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Tanker spreaders clean lagoon out fast
When Leslie Johnston and sons, Mason, Ill., decide the time is right for hauling manure out of their hog lagoon, they make things happen fast with huge home-built spreaders.
They wanted the biggest equipment possible in order to take advantage of the hauling "window" that comes up after bean harvest and before corn harvest, which is when the ground is usually firm enough for spreading. Both of their big spreaders are pulled by 4-WD tractor.
The newest of the tankers has a capacity of 6,600-gal. and was built from a salvaged semi fuel tanker. It's equipped with a folding gravity-fed boom that spreads manure out over a 24-ft. width. The front end of the tanker is carried by a semi-truck dolly with a fifth wheel that they call a "yard dog". A total of 16 wheels support the weight of the spreader, including the spreader's tandem axles and dolly wheels.
The Johnstons' older tanker carries 4,200 gal. and also mounts on tandem truck axles. "We originally rigged it for 12 wheels, but we normally don't need that many. Eight will do it, but we can add extra wheels if ground conditions call for them," says Leslie.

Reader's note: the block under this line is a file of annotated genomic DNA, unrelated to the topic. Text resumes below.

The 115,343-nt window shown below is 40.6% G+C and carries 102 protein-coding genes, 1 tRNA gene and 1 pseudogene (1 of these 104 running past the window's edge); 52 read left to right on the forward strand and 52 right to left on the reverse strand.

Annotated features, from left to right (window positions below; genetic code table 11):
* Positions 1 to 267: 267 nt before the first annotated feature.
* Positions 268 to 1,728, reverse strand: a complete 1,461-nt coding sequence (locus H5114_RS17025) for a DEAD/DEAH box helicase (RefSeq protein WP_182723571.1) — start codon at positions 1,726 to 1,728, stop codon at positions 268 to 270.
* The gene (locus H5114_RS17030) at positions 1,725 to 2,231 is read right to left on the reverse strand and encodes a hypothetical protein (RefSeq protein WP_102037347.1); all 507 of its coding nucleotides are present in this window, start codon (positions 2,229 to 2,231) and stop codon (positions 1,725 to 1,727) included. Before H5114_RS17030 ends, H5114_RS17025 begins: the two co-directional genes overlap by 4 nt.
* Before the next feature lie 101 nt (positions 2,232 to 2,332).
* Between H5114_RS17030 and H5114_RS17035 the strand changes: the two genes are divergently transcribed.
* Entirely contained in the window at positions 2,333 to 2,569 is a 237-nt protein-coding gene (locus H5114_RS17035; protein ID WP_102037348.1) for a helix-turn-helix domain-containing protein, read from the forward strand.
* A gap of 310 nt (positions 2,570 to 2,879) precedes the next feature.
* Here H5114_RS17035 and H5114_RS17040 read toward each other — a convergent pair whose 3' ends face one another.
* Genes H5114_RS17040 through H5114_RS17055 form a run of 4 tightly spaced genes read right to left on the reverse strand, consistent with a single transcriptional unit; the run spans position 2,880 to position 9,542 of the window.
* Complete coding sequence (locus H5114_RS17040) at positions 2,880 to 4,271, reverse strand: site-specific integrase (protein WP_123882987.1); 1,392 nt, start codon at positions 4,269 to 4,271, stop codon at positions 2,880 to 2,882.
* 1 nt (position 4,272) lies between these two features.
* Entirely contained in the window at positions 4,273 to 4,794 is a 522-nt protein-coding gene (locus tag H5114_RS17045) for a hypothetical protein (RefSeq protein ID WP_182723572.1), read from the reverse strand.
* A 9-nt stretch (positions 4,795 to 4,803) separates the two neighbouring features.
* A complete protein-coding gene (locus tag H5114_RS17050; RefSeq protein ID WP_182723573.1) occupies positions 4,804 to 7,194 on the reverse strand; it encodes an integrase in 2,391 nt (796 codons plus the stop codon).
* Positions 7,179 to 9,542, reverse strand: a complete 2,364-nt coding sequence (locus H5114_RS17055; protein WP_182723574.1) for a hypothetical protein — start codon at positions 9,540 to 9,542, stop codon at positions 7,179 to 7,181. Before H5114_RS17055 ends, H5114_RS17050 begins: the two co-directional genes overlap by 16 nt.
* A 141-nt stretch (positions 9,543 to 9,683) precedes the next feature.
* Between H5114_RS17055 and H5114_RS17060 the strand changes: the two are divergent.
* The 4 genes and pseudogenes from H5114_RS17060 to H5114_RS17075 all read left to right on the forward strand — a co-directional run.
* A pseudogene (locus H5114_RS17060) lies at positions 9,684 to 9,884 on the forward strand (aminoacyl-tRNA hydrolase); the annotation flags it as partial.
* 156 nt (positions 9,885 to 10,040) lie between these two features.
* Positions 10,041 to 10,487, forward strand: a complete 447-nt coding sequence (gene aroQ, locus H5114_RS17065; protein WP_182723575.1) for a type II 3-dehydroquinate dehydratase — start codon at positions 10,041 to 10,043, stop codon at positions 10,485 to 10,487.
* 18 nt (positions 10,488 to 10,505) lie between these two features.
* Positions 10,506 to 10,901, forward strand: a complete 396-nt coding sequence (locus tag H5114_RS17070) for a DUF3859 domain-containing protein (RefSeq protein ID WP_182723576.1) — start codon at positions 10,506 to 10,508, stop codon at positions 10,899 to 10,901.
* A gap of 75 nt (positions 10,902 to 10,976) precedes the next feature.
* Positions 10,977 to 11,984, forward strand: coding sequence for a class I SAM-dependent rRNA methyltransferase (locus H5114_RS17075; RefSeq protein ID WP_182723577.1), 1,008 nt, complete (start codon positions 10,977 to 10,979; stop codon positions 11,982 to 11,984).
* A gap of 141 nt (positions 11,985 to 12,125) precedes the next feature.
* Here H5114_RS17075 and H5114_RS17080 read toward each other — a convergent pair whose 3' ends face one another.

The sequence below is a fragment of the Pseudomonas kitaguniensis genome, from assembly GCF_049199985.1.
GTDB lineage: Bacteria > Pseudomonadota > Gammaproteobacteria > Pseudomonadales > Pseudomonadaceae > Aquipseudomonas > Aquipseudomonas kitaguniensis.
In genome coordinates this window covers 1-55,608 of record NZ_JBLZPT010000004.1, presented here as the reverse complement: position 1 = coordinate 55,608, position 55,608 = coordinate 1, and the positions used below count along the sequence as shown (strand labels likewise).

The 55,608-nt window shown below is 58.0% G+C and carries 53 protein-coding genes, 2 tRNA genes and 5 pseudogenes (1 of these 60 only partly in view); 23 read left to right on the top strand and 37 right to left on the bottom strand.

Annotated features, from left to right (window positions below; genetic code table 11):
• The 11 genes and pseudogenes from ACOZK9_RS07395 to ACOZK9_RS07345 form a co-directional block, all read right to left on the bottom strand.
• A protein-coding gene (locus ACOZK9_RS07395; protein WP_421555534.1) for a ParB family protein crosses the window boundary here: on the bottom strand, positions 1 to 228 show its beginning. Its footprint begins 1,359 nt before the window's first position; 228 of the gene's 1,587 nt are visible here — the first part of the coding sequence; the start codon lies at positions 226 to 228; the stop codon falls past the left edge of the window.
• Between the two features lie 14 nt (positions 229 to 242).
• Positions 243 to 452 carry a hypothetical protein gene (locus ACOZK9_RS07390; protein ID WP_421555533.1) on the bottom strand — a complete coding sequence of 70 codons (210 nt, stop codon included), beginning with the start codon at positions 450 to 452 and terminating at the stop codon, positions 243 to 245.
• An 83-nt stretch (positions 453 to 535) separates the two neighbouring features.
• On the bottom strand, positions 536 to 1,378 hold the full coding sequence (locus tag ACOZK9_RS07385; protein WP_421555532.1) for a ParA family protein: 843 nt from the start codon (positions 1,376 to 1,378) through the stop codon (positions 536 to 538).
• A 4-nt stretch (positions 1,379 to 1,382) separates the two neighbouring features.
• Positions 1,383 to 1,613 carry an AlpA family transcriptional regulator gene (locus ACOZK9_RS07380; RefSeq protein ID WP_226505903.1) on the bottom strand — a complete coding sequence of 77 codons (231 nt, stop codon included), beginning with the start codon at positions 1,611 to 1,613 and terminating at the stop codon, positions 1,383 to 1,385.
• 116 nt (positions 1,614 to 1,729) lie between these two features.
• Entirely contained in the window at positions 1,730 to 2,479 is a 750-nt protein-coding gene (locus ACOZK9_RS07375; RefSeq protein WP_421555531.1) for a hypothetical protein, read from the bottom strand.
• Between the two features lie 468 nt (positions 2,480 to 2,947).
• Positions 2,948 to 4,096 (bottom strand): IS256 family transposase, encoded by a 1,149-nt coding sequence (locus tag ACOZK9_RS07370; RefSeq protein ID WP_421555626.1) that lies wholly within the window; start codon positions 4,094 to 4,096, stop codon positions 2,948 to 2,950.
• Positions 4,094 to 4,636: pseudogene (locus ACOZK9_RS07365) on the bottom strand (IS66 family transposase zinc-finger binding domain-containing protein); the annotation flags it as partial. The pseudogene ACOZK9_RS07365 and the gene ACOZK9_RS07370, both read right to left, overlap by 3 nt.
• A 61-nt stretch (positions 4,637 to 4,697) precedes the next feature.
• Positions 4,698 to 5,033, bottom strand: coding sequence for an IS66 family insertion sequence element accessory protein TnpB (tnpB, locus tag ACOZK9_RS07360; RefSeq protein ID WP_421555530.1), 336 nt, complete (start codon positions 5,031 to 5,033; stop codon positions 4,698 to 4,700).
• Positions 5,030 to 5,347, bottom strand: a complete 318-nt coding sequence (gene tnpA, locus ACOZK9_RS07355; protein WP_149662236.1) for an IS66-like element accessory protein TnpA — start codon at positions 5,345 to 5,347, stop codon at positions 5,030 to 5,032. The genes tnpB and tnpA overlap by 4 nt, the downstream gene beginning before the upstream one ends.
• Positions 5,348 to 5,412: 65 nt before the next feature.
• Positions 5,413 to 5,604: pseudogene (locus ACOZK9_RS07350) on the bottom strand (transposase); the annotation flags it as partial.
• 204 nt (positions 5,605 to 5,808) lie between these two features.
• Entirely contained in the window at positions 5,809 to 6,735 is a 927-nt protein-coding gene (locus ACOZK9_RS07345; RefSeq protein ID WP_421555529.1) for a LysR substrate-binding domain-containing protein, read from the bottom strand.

The 4,200-gal. spreader shoots manure out the side through a big 9-in. pipe. "We think our rear folding boom is an improvement," says Johnston.
Gates open and close on both tankers by way of hydraulic power. There are also gates on the undersides of the spreaders in case they're needed for cleanout.
"When everything goes right, we can spread 6 loads per hour with each tanker. That's when dumping nearby. We don't add any extra fertilizer on ground going to corn, except for nitrogen. Actually, we've found we can overdo manure spreading. When we spread 3 or 4 years in a row, we test the soil so as not to overdo it," says Johnston.
Contact: FARM SHOW Followup, Leslie Johnston, Mason, Ill. 62443 (618 238-4318).


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1991 - Volume #15, Issue #3